Again, when we readers and booksellers find something we love – we want more!!! And if we have to wait for another book, that’s okay, but give us the lowdown about who, what, when, where – please any information!!!

My take: This was sort of covered before, as well. Even before all the books in a series are published, they should at least be touted. Here’s an example of one of the author sites I built where we do just that:
http://www.thelossofcertainty.com
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#10 – Toot your horn — let us know of all the awards you’ve won, etc.
I know there was recent debate on this site about this, but what it comes down to is – you’ve been chosen, over others. Readers and booksellers are interested, especially when we’re looking for a new author, new book. And let’s face it, we ALWAYS are!!

This is more importantly the case when sending out promos to booksellers, if we haven’t had the chance to read your book – at least we know SOMEONE did – and LIKED it enough to give it an award!!!

My take: I couldn’t agree more. If you have won awards and the like, don’t be afraid to promote it on your homepage. After all, your website is a marketing tool, so don’t be afraid to market yourself!
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Interested in speaking with us about building you the perfect author website? Contact us today!

Free Ways to Use Social Media for Book Promotion

Thanks to a blog entry from a graduate assistant at the Masters in Fine Arts – Literary Fiction & Nonfiction program at Southern New Hampshire University (Writing in the SNHU-MFA), I came across the website of an author who really is using social networking to her advantage … even before her book is published!

Maria Finn is a dancer and her upcoming book is a memoir of her life experiences. The book title is Hold Me Tight and Tango Me Home and her website is at http://tangomehome.com/.

Here are just a few of the things she’s doing with her website (at little to no cost) to really get the buzz out there prior to her pub date.

  • She’s got a  YouTube video that sends people to her website
  • She’s running a Heartbreak Competition (she was drawn to dance after her own heartbreak)
  • She has a Facebook Fan Page and she links to it from her author website

And do you know how the blogger found her?

“I bumped into her on Facebook when a tango dancer I know posted the YouTube video in her status. That’s how this stuff works — viral marketing.”

That’s viral marketing indeed! Someone who is interested in tango dancing came across her YouTube video thanks to a link from a friend. That video sent them to her website, where they could learn about her book, her upcoming events, her contest, etc…

And now all of us know about her and her book as well. Now that’s good work!

The ‘Musts’ of an Author’s Website

No two author websites are the same. But there are certain things that should be on every site. Notice I say “should be” … Search the web and you’ll find some authors’ websites that are missing some crucial information! While I’m a big supporter of making every author’s website unique, here are the no-brainers for author websites:

1. A domain name that supports your book. Even if you go with your name as the domain name of your site, you should also reserve your book title (if possible) and have it redirect to your author site. You don’t want people typing the name of your book into their browser and winding up elsewhere!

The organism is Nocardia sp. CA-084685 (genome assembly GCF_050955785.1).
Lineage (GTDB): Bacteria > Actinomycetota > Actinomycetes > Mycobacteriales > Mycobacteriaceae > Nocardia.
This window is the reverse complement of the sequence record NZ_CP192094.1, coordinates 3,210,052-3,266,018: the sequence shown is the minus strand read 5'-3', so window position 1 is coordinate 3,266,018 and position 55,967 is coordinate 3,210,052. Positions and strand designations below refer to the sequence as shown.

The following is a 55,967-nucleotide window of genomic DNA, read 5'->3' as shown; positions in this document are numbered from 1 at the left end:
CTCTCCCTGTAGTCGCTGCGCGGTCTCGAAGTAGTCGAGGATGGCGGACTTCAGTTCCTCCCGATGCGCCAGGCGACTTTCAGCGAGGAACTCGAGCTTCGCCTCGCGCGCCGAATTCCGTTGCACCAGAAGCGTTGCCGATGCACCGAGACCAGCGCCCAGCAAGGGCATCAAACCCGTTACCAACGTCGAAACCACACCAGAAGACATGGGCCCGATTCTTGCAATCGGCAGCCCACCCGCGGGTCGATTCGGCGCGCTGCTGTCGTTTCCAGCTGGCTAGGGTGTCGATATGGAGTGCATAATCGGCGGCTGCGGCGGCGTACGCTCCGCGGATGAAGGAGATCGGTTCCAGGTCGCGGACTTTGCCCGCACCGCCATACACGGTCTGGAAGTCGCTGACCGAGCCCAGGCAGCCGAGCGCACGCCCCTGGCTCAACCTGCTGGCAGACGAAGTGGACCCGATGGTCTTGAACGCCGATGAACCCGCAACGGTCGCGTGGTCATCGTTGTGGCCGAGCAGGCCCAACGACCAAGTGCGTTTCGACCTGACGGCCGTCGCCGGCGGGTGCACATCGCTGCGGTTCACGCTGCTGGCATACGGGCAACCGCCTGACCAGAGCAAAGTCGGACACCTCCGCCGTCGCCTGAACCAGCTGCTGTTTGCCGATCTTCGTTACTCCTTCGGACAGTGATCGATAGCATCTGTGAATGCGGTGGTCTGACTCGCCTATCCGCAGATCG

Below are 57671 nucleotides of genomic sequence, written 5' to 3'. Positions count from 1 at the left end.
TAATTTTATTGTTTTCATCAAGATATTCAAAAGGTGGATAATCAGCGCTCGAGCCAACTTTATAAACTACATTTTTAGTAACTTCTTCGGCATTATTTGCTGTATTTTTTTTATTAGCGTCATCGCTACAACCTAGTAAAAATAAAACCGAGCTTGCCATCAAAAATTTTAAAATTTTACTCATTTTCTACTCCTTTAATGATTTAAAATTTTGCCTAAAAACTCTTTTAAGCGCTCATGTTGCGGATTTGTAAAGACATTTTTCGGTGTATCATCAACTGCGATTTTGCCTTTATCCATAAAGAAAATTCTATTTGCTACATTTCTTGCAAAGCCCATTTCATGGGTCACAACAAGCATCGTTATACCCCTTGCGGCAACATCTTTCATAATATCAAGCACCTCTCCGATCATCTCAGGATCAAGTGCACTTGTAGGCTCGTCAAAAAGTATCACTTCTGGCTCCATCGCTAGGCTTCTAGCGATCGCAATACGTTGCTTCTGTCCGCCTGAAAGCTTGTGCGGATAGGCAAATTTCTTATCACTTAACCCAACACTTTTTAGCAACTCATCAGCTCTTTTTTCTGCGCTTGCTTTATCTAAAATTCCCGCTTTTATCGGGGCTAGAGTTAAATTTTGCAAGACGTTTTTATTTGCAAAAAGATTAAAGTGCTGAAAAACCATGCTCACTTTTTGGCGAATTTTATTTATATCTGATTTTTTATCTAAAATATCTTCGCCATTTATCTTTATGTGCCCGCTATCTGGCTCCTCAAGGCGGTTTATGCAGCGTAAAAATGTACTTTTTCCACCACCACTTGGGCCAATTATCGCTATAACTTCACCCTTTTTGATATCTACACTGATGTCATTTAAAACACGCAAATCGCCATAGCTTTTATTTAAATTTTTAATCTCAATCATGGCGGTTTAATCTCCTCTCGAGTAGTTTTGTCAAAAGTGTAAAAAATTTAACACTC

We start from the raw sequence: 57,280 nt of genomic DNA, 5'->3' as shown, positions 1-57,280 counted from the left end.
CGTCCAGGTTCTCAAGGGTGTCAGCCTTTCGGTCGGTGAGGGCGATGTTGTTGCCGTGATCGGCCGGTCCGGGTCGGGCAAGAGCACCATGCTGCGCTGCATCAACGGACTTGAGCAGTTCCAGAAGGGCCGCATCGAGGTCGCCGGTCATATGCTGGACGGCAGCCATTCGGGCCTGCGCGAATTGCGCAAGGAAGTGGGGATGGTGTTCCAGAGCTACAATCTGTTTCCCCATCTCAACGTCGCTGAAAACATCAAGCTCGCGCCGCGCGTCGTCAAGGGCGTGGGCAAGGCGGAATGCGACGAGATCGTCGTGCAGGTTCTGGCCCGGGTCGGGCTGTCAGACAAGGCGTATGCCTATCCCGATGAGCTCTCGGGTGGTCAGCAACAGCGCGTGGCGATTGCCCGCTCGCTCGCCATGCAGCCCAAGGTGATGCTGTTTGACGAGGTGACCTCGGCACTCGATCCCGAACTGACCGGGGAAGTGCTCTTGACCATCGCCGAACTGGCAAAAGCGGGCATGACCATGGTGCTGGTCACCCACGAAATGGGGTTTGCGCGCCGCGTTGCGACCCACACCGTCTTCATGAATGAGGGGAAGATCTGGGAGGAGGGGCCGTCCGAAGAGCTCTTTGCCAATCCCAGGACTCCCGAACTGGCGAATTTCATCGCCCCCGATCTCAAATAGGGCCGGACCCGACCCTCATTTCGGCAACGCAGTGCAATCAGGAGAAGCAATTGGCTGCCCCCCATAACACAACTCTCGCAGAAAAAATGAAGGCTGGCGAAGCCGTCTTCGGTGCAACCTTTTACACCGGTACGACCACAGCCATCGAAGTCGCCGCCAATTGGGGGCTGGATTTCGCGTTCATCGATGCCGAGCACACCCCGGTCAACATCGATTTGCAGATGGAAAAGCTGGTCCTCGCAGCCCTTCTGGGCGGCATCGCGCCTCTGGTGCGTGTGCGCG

2. A “Buy the book” link on every page. The goal of your website is to sell books. So you need to make it as easy as possible for someone to buy your book or books throughout the site. A potential reader may be somewhere totally unexpected (i.e. a page focused on your other writings) when they decide to take the plunge, so the link to buy it should still be right in front of them.

3. Tie-ins to your social media profiles. What good is having a profile on Facebook, Twitter, or LinkedIn if you don’t send people there? Have small buttons on your homepage that allow site visitors to follow you elsewhere.

4. An author bio. Even if you’re a private person who doesn’t want to share your life with the world, some sort of bio page is a must. Ideally, it should contain a photo of you and a description of your living situation, your career, and why you write.

5. A newsletter sign-up box. Don’t think you will send e-newsletters? Collect this information anyway. Getting the contact information for people who have shown interest in your writing is invaluable. You may not know it now, but you sure will appreciate having that list when your next book comes out and you want to tell people about it.

6. Book excerpts. How do you expect to get people to buy your book without whetting their appetite a little? You can choose to have one long excerpt from the book, or a bunch of shorter ones that give a taste of the different chapters in the book. When you go to the movies, there’s a reason they show trailers of future movies. Think of your excerpt(s) as a trailer of your book.

7. Contact information. A website is an interactive tool. So you don’t want to use it only as a way for you to talk to your readers. You want to let your readers talk to you, too. Whether you offer an email address or a simple contact form, make sure there’s a way for people visiting your site to communicate with you.

Anything I’m missing here? What do you think needs to be on an author website? Share your thoughts!

A Common Author Sin

Most authors know that they need to build a writer website in order to properly promote themselves and their books. But too many authors build a website and then don’t bother to tell people about it. Big mistake!

Get your domain name out there. Get people to link to your site. Here are some really simple ways to spread the word about your book website.

  • Put the URL on the book jacket
  • Print out business cards that mention your site
  • Tell people at speaking engagements/book signings to visit your site
  • Put your URL in the signature line on all your emails
  • Mention your site whenever possible on message boards and blogs
  • Always make sure that any articles that include your byline also include a link to your site
  • Mention your site in any interviews, media, etc..
  • Reach out to other relevant author sites and propose linking to one another

See how simple (and affordable) this is? Not only will this reach the people who are looking at your blogs, articles, etc… but these links are also a large part of Google’s ranking system. The  more links to your site that you have, the higher you rank in SEO.